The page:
Billy slid the album out from a stack of records on the floor. He pulled one of the discs and passed the jacket to me. I opened the gatefold, leafed through the booklet and thought, What the hell is this? What’s with all these pictures? It looked exotic and mundane at the same time. Here’s this isolated figure, interacting with but not touching anyone. I especially liked the one of the kid asleep on his bed, with all the pictures of naked women on the wall.
Billy set the needle of his Garrard turntable down on the first cut. Waves crashing. A piano tinkling. An affected voice: “What the hell is he saying?” I think. More waves. Some far off singing: “Can you see the real me? Can ya? CAN YA?!” Then BOOM, a kick in the chest, high up bass notes, a razor guitar slashing. And the fucking DRUMS! What is this guy ON? Billy bobs his head, noodling along on his SG. He’s nowhere near playing the song.
The phone rings. I open my eyes and Billy is gone. I pull off my headphones, hit PAUSE and wait for the call-screening to kick in. My outgoing message plays and then I hear:
“Hello? You there? Pick up if you’re there.” It’s Jeff. I pick up.
“Yeah, I’m here.”
“What are you doing?”
“Lying on my bed, listening to Quadrophenia and thinking about Billy .”
“Really? What ever became of him?”
“I don’t know. I was nineteen the last time I saw him.”
“Yeah, you two were always together, man. You had that band, right?”
Jeff is one of my oldest, dearest friends. We’ve known each other since elementary school. Our first meeting was on the stairs, when I tripped him. I’d taken a huge dislike to him because he carried so many books and wore the ugiest vests you can imagine. When I stuck my foot out he went flying, books and all. I helped him up, feeling guilty. We’ve been friends ever since.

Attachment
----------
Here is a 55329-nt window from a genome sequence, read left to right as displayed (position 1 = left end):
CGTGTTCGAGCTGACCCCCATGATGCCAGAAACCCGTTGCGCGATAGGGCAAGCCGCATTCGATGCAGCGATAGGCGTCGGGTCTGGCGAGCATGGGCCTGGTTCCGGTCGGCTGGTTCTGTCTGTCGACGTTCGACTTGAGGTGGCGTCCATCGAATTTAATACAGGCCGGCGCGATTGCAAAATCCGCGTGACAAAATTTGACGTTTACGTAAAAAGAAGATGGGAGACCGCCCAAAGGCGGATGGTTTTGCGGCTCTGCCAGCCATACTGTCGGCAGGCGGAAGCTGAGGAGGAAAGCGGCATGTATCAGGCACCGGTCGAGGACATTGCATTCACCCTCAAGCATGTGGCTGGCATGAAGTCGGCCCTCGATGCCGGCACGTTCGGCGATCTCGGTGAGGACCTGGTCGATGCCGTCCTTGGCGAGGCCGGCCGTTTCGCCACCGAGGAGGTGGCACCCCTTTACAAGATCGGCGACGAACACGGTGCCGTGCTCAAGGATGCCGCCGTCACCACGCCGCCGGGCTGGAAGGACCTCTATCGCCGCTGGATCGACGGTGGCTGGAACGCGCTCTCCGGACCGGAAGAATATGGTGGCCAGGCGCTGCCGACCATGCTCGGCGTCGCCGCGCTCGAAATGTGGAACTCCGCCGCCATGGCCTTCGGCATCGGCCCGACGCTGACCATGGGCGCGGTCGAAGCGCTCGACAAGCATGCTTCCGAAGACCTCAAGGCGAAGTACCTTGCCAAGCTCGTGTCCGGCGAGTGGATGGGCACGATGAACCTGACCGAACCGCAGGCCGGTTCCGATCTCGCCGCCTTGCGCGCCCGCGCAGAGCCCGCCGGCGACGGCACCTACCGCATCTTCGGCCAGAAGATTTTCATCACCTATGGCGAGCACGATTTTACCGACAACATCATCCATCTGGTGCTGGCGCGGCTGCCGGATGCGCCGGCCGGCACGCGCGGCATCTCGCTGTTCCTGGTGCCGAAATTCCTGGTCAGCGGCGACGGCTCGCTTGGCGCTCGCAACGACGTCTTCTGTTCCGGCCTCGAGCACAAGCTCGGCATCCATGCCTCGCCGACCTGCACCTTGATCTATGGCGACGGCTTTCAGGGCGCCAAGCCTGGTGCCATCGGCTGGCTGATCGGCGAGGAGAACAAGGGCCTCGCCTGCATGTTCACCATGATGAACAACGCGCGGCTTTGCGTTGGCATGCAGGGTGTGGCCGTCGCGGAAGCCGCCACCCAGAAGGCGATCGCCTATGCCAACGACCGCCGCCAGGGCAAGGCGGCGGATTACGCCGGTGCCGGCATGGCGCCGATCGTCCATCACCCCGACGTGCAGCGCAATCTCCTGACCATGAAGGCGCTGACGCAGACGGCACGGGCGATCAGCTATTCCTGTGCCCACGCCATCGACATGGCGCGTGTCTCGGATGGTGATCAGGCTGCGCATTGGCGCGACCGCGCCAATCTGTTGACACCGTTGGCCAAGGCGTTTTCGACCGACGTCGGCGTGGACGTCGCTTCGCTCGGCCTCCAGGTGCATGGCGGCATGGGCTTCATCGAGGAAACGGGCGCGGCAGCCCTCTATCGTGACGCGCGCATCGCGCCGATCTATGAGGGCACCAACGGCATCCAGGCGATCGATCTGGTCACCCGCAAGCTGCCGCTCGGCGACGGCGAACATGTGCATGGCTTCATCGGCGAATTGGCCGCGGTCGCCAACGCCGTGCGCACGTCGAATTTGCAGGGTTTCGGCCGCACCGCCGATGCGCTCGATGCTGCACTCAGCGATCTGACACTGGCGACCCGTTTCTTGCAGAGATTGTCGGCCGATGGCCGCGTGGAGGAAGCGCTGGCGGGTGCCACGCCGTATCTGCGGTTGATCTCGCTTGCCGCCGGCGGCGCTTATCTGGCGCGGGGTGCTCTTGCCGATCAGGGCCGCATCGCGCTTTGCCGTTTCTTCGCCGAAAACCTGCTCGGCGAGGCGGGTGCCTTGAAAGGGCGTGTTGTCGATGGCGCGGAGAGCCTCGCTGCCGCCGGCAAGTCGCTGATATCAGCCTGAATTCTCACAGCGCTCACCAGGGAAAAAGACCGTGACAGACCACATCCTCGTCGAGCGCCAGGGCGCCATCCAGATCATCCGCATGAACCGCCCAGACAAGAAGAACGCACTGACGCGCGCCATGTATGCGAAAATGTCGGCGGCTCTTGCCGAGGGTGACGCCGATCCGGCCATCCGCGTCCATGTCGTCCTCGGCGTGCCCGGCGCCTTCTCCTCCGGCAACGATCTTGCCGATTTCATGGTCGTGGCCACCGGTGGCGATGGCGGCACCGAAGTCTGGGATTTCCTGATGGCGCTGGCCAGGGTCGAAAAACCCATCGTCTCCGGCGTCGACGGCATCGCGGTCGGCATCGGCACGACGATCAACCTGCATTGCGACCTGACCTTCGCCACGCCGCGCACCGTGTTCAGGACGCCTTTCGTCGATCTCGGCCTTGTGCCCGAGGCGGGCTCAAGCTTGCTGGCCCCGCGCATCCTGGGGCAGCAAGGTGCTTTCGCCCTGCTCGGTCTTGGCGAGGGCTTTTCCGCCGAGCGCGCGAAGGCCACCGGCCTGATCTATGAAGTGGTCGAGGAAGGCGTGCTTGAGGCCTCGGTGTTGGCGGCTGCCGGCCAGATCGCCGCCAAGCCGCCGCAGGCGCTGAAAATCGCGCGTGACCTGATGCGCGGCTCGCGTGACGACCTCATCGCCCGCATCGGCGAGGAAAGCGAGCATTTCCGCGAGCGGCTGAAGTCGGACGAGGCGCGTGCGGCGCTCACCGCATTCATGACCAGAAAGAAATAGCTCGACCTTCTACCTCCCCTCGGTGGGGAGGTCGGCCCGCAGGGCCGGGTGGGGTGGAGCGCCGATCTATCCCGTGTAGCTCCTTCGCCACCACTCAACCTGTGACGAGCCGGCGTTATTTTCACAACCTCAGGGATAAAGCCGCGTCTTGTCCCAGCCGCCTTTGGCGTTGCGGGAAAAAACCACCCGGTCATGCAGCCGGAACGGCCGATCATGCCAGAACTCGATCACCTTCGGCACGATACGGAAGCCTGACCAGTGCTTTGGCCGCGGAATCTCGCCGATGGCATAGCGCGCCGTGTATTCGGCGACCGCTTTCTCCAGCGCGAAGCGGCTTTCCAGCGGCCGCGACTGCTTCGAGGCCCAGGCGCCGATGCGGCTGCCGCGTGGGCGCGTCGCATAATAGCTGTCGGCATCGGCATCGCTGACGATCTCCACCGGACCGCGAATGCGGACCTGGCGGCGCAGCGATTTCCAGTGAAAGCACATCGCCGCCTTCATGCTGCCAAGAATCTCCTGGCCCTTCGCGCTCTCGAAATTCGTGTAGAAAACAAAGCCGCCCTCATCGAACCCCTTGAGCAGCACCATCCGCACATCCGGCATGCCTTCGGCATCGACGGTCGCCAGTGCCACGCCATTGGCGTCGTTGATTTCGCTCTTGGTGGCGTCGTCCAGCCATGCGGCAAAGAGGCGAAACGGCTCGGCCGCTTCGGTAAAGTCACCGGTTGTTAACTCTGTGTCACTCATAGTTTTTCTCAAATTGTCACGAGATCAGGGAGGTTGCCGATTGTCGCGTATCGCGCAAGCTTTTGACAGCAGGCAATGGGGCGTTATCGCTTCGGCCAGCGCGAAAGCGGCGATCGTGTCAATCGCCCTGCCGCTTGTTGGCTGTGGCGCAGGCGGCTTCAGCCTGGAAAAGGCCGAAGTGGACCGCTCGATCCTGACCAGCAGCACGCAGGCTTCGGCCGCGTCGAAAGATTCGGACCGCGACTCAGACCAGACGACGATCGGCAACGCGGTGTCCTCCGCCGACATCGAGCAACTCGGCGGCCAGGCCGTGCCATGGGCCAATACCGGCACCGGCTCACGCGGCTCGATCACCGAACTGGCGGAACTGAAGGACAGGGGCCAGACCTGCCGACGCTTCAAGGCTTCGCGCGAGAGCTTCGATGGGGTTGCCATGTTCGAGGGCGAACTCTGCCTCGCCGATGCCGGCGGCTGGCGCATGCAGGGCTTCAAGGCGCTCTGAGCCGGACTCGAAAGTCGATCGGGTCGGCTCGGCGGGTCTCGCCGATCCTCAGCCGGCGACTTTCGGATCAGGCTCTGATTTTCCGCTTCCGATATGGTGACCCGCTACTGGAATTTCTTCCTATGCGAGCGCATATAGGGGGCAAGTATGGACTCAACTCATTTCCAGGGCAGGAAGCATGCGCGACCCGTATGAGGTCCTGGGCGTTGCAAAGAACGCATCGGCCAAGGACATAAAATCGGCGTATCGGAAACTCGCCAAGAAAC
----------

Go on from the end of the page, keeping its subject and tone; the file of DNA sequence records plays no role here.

“What else is going on?” he asks.
“I’m trying to duck Margaret. I have to break up with her”
“Jesus! You haven’t done anything about that yet?!” “Jeff, I am so scared you have no fucking idea. I know it’s time to get out of this but I just can’t bring myself to do it. I feel so guilty…”
“Well, you have to do something. You haven’t been very happy with this whole thing…”
“I know, I know. But I keep wondering if it’s some defect in me. I can’t tell if this is another case of dumping a woman who wants me…”
“Or if it’s just not there. If there’s no spark.”
“Well, is there a spark?”
“I don’t feel one. I’m not having a good time. It feels like we’re some old married couple already and the fire’s gone out. I don’t fucking know. I just can’t bring myself to do what I have to.”
“Look, it’s going to be painful. But you haven’t said anything good about this girl.”